United States v. Shipp was a landmark case in Supreme Court history, not only for its uniqueness as the only criminal trial in Supreme Court history, but also because of its character. The Supreme Court showed it would no longer tolerate contempt for its orders, and affirmed the rule of law over mob violence. United states v. Shipp also signaled that the Supreme Court was more willing to intervene in criminal cases, especially those in the south which regularly had situations identical to what had occurred to Mr. Johnson. Thankfully today the treat of mob justice is not as real as it was in our recent past. With Experienced Legal Representation, you can ensure your right are protected.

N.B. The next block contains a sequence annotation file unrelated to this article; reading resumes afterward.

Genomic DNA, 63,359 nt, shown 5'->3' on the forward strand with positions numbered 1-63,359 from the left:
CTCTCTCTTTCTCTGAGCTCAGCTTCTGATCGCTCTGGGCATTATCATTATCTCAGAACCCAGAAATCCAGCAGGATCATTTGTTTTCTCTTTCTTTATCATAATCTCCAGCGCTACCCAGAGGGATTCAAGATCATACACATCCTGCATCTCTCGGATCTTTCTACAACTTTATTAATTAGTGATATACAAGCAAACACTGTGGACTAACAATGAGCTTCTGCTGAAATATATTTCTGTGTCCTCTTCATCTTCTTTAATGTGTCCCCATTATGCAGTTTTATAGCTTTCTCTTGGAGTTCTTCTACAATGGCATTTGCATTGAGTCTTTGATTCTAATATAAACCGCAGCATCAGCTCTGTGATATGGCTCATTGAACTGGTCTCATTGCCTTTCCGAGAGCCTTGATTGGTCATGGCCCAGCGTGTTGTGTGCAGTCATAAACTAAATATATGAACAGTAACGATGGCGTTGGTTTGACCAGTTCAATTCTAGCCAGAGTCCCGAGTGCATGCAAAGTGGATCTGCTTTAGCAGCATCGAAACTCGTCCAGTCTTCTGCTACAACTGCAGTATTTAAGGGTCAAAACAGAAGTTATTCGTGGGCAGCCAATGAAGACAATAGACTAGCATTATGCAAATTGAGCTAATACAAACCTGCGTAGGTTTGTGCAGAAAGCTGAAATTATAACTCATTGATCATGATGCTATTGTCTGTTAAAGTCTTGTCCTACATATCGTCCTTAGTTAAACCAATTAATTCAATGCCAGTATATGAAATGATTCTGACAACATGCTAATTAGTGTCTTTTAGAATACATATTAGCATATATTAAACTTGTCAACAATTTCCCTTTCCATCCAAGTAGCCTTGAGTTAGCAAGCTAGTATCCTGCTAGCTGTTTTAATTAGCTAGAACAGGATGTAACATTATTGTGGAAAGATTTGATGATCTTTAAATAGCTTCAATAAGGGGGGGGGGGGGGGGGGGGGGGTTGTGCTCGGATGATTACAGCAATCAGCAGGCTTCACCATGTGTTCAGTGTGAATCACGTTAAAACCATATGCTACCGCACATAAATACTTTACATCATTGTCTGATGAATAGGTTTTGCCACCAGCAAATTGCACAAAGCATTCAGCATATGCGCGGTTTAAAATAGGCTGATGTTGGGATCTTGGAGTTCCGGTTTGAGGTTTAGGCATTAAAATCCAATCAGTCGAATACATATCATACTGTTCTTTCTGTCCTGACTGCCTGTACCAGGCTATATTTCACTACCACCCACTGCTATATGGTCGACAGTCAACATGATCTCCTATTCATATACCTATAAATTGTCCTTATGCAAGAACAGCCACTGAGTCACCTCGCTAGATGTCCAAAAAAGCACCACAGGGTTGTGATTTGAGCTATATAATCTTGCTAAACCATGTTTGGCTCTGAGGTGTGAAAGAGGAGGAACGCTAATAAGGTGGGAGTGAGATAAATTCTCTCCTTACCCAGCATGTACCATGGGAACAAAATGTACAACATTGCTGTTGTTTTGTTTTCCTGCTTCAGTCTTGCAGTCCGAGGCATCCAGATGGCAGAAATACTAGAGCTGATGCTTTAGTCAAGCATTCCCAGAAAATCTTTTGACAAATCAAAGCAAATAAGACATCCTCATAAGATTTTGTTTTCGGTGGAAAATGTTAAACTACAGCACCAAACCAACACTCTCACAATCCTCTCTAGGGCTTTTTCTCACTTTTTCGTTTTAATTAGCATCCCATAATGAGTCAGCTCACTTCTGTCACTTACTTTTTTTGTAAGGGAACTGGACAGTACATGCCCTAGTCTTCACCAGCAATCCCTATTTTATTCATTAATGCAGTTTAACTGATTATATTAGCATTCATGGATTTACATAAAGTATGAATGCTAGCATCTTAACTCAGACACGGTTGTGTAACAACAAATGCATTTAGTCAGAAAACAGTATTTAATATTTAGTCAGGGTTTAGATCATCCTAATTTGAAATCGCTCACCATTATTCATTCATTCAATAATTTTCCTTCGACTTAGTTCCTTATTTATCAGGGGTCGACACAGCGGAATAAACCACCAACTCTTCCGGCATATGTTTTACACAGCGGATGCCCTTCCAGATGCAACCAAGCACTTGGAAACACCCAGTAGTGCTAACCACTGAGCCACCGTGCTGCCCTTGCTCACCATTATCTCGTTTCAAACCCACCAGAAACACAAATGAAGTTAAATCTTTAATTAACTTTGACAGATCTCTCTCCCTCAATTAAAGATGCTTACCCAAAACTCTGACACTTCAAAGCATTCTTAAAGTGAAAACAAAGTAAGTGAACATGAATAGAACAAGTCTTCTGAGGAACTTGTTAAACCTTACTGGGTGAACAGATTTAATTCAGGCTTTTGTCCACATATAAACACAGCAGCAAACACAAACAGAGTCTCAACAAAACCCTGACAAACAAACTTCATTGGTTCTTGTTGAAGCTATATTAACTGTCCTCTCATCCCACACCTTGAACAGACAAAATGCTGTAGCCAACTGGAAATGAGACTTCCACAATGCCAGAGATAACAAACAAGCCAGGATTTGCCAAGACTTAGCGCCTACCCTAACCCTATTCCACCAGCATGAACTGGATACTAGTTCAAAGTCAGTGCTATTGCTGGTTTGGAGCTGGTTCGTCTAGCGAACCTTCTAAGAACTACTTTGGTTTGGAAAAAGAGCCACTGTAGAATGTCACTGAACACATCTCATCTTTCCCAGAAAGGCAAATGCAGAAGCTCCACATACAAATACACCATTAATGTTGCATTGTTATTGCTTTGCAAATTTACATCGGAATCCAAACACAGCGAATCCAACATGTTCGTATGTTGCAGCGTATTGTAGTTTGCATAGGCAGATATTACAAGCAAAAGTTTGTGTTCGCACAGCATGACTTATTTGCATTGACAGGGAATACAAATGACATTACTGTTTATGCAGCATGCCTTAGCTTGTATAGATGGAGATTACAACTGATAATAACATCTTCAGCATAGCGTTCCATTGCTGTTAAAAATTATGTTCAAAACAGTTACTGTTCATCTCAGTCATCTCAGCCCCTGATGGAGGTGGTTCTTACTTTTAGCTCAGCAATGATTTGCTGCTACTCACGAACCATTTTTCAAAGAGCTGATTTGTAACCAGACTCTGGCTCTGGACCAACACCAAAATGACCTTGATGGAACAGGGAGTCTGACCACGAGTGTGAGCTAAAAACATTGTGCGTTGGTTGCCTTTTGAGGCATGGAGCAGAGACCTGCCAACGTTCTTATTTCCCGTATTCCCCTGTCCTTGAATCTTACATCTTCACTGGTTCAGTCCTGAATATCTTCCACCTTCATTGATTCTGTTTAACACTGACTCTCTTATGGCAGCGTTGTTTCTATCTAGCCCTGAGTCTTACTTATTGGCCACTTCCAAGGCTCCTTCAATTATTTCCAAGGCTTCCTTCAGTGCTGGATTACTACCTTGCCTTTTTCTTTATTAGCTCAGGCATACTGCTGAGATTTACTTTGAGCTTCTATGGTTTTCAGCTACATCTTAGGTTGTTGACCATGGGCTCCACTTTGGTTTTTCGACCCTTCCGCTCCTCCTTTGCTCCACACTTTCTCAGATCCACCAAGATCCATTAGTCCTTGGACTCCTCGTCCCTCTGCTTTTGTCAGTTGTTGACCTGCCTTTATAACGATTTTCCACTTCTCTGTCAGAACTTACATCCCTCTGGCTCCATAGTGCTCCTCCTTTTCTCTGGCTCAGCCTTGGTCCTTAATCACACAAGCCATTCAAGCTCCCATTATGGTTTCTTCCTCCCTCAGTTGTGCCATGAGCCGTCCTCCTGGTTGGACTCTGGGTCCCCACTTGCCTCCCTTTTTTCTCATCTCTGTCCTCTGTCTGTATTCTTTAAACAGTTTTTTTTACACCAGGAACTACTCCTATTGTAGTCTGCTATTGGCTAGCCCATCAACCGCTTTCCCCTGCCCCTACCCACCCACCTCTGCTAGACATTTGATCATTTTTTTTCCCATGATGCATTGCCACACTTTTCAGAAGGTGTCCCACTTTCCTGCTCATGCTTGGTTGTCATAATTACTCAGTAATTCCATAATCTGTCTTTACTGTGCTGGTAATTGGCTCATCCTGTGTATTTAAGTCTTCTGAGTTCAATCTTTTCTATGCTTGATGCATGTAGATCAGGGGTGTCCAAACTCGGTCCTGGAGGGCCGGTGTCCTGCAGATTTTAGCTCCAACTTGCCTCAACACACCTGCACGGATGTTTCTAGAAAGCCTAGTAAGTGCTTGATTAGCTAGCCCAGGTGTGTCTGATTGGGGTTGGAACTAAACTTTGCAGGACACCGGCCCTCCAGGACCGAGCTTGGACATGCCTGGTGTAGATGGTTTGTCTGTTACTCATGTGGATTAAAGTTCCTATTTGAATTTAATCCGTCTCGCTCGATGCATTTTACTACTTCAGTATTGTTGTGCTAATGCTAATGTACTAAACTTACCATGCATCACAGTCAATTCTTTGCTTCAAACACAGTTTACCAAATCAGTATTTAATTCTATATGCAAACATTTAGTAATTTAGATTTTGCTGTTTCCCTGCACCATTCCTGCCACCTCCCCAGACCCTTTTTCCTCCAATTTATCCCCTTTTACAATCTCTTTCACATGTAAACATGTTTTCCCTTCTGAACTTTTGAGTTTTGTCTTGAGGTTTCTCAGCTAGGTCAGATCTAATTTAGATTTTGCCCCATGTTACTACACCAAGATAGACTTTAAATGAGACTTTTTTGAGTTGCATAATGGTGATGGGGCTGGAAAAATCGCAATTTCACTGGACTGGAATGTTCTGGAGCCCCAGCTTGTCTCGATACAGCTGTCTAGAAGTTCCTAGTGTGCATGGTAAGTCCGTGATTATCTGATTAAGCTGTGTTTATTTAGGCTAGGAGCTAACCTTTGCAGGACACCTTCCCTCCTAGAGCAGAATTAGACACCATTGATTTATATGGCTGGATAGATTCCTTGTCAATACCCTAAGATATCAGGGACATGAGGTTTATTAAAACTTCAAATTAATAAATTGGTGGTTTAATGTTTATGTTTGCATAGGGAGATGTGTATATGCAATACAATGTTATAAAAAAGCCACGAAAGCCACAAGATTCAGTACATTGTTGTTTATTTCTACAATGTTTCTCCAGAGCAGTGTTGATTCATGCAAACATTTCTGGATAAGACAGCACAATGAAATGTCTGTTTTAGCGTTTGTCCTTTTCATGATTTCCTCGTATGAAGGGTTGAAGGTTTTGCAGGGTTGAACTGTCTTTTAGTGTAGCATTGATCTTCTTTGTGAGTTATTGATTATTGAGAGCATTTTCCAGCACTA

Written by Hunter J. White
 United States v. Shipp, 203 U.S. 563, 27 S. Ct. 165 (1906)
 Curridan, Mark; Phillips, Leroy (2001). Contempt of Court: The Turn of the Century Lynching That Launched a Hundred Years of Federalism.